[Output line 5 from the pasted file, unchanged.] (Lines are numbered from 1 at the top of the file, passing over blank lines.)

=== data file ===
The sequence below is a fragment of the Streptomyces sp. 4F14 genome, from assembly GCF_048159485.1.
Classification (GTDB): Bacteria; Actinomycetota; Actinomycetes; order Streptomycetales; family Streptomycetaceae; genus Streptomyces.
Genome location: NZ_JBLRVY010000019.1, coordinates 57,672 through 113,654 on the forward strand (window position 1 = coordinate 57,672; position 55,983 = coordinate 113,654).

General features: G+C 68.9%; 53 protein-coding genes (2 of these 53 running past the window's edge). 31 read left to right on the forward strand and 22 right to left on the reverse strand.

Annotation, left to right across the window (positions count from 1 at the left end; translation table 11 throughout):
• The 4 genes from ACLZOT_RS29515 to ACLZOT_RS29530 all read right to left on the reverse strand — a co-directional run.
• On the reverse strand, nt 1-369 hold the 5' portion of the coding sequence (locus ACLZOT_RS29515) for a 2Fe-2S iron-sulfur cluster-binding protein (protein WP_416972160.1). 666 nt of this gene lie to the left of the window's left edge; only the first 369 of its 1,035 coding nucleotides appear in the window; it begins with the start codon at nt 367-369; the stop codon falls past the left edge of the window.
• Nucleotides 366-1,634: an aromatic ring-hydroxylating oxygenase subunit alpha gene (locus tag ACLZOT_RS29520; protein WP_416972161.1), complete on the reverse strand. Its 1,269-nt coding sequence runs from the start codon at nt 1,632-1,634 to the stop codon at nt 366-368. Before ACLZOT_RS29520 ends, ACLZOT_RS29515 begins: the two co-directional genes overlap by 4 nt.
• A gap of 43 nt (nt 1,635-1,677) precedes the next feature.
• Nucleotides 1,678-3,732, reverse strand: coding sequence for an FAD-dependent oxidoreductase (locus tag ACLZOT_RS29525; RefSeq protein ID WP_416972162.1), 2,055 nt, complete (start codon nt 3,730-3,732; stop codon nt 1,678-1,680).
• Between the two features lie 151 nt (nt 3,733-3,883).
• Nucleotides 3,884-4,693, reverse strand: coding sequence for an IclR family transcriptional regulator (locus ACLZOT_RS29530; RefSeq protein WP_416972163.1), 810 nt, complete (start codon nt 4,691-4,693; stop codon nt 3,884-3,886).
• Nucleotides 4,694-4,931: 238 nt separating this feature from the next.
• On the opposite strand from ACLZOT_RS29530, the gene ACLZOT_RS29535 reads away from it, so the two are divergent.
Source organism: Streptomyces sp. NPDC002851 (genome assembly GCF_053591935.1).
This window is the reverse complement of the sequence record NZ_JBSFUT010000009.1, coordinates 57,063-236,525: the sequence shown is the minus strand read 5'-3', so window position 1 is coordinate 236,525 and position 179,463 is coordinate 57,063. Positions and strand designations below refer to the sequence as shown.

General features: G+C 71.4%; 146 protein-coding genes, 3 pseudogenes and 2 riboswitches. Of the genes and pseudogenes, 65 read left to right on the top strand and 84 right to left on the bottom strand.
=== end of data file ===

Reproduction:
Annotation, left to right across the window (positions count from 1 at the left end; translation table 11 throughout):